Well as far as insider lingo goes, theres the penguin diagram when you're doing Feynman Diagrams. The story of it's naming via Wikipedia:
John Ellis was the first to refer to a certain class of Feynman diagrams as penguin diagrams, due in part to their shape, and in part to a legendary bar-room bet with Melissa Franklin. According to John Ellis:
Mary K. [Gaillard], Dimitri [Nanopoulos] and I first got interested in what are now called penguin diagrams while we were studying CP violation in the Standard Model in 1976... The penguin name came in 1977, as follows.
In the spring of 1977, Mike Chanowitz, Mary K and I wrote a paper on GUTs predicting the b quark mass before it was found. When it was found a few weeks later, Mary K, Dimitri, Serge Rudaz and I immediately started working on its phenomenology. That summer, there was a student at CERN, Melissa Franklin who is now an experimentalist at Harvard. One evening, she, I, and Serge went to a pub, and she and I started a game of darts. We made a bet that if I lost I had to put the word penguin into my next paper. She actually left the darts game before the end, and was replaced by Serge, who beat me. Nevertheless, I felt obligated to carry out the conditions of the bet.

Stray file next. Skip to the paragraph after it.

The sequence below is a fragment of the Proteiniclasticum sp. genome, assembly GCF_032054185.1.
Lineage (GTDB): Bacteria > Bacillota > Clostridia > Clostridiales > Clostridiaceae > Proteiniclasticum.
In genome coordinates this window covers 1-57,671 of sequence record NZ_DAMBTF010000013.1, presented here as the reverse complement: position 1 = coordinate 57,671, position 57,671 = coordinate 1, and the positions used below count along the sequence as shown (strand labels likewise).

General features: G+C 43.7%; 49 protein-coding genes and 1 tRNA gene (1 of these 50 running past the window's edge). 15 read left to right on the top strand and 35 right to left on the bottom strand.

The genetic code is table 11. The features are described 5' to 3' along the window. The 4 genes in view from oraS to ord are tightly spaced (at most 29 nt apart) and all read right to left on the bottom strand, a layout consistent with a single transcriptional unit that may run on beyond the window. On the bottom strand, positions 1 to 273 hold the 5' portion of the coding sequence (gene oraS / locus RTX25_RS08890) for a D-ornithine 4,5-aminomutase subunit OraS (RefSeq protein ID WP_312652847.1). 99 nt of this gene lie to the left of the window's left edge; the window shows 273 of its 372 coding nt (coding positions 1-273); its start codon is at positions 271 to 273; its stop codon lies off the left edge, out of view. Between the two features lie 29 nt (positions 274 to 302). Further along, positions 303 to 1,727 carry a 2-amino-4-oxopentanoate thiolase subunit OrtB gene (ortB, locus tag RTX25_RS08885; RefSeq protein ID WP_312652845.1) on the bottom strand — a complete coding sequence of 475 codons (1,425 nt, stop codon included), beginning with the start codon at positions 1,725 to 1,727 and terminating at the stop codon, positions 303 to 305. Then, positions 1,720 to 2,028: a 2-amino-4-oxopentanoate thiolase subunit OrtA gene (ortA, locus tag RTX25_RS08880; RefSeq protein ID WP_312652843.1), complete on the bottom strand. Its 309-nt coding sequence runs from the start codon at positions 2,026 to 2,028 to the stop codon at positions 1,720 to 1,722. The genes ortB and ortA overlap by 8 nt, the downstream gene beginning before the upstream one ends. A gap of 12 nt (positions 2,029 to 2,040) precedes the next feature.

For some time, it was not clear to me how to get the word into this b quark paper that we were writing at the time. Then, one evening, after working at CERN, I stopped on my way back to my apartment to visit some friends living in Meyrin where I smoked some illegal substance. Later, when I got back to my apartment and continued working on our paper, I had a sudden flash that the famous diagrams look like penguins. So we put the name into our paper, and the rest, as they say, is history.
The conductance of an object (that is to say the inverse of it's resistance, which is measured in ohms and has the symbol omega) is traditionally measured in mhos (ohm spelled backwards) and has the symbol of an upside-down omega.
As far as jokes go, this one will be funny to all you Physicists out there, but not so much to everyone else.
So one day Zog, a caveman, went into see the doctor as he was becoming quite concerned about his health.
Zog: Well, it seems that everyone else at work is changing but me.
Doctor: How so, can you describe their changes?
Zog: Well, they're all standing up straighter and becoming less hairy are the biggest ones.
Doctor: Well, maybe it's something about where you live, do you live apart from all your co-workers?
Zog: No, my friend Ug lives in Shelbyville with me, and he's changing along with the rest of them.
Doctor: Well, maybe it's how you get to work, do you and Ug drive together?
Zog: No, he and I work different schedules, I get a ride in with another friend, Thag, who lives over in Hamilton.
Doctor: Well there's your problem.